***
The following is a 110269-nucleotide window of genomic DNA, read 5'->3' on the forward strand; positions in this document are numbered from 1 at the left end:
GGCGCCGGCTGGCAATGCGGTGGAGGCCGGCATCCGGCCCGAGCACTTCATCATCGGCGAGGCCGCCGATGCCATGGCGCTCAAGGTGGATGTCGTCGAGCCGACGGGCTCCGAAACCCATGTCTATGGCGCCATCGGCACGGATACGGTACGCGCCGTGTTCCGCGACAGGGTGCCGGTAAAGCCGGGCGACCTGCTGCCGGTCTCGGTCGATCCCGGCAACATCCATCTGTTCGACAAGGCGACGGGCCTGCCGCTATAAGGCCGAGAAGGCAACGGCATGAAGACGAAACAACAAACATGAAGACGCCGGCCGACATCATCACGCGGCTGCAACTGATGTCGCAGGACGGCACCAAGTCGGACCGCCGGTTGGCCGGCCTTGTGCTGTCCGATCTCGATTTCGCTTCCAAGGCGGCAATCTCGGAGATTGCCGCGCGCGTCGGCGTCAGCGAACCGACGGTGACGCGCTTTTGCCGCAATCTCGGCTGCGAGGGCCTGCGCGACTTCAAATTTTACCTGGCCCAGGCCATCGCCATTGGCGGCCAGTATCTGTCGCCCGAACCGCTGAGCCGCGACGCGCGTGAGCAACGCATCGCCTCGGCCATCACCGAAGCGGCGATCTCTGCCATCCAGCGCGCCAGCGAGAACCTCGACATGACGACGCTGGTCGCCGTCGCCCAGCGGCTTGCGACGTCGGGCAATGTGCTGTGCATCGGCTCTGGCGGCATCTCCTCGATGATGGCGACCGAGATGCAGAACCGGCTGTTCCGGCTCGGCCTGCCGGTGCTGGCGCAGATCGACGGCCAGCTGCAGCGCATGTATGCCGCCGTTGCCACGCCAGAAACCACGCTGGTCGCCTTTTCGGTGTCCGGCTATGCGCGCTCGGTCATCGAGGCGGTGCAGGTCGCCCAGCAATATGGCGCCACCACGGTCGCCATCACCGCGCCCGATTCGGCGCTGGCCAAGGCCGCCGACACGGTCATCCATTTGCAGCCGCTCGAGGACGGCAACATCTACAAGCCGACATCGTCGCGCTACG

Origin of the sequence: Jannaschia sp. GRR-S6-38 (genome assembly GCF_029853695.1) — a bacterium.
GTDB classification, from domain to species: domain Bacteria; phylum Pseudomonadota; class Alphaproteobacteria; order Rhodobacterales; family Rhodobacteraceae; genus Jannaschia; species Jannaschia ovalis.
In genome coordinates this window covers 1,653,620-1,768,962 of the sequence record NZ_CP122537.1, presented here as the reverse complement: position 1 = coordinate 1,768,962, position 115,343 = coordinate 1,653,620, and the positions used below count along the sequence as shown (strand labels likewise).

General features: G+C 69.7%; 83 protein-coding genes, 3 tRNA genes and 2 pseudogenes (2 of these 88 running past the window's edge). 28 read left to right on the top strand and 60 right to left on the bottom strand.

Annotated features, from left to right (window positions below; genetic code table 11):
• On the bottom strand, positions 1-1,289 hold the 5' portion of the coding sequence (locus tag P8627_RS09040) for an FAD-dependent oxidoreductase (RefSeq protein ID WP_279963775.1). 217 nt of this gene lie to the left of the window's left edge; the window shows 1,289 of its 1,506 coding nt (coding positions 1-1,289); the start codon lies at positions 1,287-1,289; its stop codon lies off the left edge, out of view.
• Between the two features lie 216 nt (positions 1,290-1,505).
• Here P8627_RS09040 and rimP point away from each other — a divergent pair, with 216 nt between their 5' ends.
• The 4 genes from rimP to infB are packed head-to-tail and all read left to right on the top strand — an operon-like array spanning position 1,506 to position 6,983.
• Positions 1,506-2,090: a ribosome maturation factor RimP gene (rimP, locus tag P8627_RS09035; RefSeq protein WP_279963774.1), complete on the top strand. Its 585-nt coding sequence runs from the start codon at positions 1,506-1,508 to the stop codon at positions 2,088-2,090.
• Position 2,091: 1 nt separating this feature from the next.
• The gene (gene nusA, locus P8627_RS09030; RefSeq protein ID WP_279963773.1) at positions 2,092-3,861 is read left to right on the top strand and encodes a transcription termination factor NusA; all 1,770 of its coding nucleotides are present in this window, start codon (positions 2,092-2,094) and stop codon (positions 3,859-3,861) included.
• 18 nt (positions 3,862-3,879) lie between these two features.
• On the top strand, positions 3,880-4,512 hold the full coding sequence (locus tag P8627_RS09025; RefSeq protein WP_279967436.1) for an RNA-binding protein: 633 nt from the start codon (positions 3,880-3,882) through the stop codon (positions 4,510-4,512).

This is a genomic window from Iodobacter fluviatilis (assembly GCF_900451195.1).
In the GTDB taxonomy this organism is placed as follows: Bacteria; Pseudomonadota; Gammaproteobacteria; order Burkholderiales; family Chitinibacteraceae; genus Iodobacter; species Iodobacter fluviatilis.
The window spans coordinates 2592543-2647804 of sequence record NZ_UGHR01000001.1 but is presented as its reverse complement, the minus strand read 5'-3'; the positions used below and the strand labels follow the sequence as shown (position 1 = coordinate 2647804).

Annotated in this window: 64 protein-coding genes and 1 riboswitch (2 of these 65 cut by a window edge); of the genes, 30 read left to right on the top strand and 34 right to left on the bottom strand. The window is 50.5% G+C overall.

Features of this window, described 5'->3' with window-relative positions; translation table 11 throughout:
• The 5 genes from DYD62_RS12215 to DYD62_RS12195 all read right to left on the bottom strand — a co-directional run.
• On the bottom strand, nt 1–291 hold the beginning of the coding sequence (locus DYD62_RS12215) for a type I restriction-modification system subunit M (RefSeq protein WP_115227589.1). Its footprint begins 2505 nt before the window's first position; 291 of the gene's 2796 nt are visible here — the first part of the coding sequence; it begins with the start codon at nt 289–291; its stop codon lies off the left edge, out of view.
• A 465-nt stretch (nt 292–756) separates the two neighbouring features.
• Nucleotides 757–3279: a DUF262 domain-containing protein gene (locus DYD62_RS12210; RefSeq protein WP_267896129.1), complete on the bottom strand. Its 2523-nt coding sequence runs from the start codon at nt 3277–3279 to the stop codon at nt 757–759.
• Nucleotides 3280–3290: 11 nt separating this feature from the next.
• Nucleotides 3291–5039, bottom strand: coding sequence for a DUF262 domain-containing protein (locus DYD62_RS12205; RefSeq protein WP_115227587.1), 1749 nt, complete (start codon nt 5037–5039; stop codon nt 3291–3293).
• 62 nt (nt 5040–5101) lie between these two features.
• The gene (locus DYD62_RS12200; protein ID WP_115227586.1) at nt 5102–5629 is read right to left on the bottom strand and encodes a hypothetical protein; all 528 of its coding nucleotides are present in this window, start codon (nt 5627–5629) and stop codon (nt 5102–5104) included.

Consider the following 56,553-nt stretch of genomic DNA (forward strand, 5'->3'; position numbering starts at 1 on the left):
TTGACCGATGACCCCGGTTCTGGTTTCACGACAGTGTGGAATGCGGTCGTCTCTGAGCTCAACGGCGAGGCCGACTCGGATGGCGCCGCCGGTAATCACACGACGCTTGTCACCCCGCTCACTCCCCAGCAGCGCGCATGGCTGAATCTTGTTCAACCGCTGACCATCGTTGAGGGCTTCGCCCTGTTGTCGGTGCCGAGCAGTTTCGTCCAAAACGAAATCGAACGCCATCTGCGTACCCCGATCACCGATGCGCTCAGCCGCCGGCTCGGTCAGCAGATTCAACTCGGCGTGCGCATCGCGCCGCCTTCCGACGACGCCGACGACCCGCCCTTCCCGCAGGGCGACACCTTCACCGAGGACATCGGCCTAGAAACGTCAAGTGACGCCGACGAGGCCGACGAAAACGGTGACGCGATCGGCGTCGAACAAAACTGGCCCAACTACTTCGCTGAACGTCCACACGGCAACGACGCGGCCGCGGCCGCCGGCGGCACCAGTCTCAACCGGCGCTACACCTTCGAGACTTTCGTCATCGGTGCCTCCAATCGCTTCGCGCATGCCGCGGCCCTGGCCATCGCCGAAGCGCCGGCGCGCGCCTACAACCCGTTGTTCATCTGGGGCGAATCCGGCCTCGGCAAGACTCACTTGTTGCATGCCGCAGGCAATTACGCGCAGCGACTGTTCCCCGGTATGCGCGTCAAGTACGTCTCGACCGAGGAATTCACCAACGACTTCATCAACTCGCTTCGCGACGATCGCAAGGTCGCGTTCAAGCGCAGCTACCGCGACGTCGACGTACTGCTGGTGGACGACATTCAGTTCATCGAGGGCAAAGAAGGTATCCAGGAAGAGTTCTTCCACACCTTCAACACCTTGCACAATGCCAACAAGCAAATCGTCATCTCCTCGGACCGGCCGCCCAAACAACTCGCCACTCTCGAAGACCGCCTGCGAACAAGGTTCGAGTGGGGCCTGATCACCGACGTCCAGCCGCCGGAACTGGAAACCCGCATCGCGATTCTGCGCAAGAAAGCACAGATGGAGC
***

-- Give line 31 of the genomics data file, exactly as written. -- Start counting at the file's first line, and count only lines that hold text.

TTGACCGATGACCCCGGTTCTGGTTTCACGACAGTGTGGAATGCGGTCGTCTCTGAGCTCAACGGCGAGGCCGACTCGGATGGCGCCGCCGGTAATCACACGACGCTTGTCACCCCGCTCACTCCCCAGCAGCGCGCATGGCTGAATCTTGTTCAACCGCTGACCATCGTTGAGGGCTTCGCCCTGTTGTCGGTGCCGAGCAGTTTCGTCCAAAACGAAATCGAACGCCATCTGCGTACCCCGATCACCGATGCGCTCAGCCGCCGGCTCGGTCAGCAGATTCAACTCGGCGTGCGCATCGCGCCGCCTTCCGACGACGCCGACGACCCGCCCTTCCCGCAGGGCGACACCTTCACCGAGGACATCGGCCTAGAAACGTCAAGTGACGCCGACGAGGCCGACGAAAACGGTGACGCGATCGGCGTCGAACAAAACTGGCCCAACTACTTCGCTGAACGTCCACACGGCAACGACGCGGCCGCGGCCGCCGGCGGCACCAGTCTCAACCGGCGCTACACCTTCGAGACTTTCGTCATCGGTGCCTCCAATCGCTTCGCGCATGCCGCGGCCCTGGCCATCGCCGAAGCGCCGGCGCGCGCCTACAACCCGTTGTTCATCTGGGGCGAATCCGGCCTCGGCAAGACTCACTTGTTGCATGCCGCAGGCAATTACGCGCAGCGACTGTTCCCCGGTATGCGCGTCAAGTACGTCTCGACCGAGGAATTCACCAACGACTTCATCAACTCGCTTCGCGACGATCGCAAGGTCGCGTTCAAGCGCAGCTACCGCGACGTCGACGTACTGCTGGTGGACGACATTCAGTTCATCGAGGGCAAAGAAGGTATCCAGGAAGAGTTCTTCCACACCTTCAACACCTTGCACAATGCCAACAAGCAAATCGTCATCTCCTCGGACCGGCCGCCCAAACAACTCGCCACTCTCGAAGACCGCCTGCGAACAAGGTTCGAGTGGGGCCTGATCACCGACGTCCAGCCGCCGGAACTGGAAACCCGCATCGCGATTCTGCGCAAGAAAGCACAGATGGAGC